NY Landlord Awarded Rent Judgement

A black letter rule of New York law prohibits awarding the landlord a money judgment for unpaid rents unless the tenant was personally served with the eviction papers (notice of petition and petition).

Service may be made in one of three ways:

(1) personal service (directly on the tenant);

(2) substituted service (directly on some other person of suitable age and discretion residing or employed at the same address);

(3) conspicuous “nail and mail” service (affixing copies on a conspicuous part of the property).  Methods 2 and 3 also require mailing.

The Niagara County, New York Court ruled that courts have the power to enter a money judgment against a tenant who defaults after receiving a petition and notice of petition by substituted or conspicuous, rather than personal, service if:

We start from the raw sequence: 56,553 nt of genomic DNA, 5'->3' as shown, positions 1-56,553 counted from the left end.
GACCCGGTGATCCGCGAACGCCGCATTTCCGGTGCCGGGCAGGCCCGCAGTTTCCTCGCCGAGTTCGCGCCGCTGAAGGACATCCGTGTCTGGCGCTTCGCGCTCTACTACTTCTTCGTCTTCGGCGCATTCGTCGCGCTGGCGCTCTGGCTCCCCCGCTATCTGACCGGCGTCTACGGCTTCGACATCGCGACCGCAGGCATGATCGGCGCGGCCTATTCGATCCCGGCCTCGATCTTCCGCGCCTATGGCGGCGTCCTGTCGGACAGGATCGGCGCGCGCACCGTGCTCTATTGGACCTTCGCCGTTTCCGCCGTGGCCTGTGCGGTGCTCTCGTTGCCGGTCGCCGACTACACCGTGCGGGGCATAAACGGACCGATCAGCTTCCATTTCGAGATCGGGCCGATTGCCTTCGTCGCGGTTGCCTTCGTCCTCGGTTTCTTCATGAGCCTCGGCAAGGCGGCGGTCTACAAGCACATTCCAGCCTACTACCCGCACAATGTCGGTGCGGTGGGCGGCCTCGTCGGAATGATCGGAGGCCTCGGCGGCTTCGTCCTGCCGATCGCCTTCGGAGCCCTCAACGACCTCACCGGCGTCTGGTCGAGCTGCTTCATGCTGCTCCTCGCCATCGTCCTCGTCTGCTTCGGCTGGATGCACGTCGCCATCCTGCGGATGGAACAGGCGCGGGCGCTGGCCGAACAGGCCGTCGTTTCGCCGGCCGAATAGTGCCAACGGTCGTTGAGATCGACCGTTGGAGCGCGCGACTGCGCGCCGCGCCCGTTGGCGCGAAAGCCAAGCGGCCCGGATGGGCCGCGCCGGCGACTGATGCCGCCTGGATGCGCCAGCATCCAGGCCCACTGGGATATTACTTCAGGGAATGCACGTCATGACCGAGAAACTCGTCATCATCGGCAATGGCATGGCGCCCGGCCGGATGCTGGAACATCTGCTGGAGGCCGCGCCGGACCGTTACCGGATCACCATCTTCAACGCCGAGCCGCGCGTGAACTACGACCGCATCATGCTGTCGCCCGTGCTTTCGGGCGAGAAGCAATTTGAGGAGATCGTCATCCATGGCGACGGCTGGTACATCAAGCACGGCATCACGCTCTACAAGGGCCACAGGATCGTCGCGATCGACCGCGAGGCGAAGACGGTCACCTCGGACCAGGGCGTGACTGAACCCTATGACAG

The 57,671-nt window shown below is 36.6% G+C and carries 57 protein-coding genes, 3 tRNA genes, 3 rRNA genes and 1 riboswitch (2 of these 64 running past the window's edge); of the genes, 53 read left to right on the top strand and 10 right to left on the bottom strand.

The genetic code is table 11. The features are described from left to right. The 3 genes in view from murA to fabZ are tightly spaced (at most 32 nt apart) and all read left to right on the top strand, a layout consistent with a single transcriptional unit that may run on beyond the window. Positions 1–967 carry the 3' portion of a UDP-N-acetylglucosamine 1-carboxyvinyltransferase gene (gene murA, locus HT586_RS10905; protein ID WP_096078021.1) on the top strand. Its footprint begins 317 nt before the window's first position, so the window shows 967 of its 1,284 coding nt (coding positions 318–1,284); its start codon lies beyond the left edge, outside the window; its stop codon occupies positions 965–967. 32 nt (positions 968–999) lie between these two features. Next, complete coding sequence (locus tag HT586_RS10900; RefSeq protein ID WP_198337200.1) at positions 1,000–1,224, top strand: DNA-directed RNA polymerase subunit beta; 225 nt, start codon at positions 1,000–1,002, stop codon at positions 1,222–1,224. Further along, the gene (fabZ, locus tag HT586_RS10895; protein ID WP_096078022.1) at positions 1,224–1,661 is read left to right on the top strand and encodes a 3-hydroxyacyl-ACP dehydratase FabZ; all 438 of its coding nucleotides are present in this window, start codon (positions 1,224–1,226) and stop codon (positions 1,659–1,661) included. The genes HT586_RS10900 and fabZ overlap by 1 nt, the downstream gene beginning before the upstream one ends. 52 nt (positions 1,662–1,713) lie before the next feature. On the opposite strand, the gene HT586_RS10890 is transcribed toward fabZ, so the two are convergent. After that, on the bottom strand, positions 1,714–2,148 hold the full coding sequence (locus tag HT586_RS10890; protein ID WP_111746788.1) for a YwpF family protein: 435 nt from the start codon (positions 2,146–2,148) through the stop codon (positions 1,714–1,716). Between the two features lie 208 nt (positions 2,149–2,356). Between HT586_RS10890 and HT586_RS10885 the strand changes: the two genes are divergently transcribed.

(1) at least two reasonable attempts were made to serve the tenant before resorting to these methods of service; and (2) Within one business day after such alternative service, a copy of the eviction papers was mailed to the tenant both by registered or certified mail and by regular first class mail.

Furthermore, in order to obtain a money judgment for attorneys’ fees and other incidental expenses (e.g. late fees) beyond traditional rent owed, the lease must identify these damages as “additional rent.

If you are a NY landlord and have legal issues that need to be addressed,  call 1-800-729-4571 to find out more about professional and affordable legal services offered by the Bob Friedman, a Buffalo Landlord Attorney.

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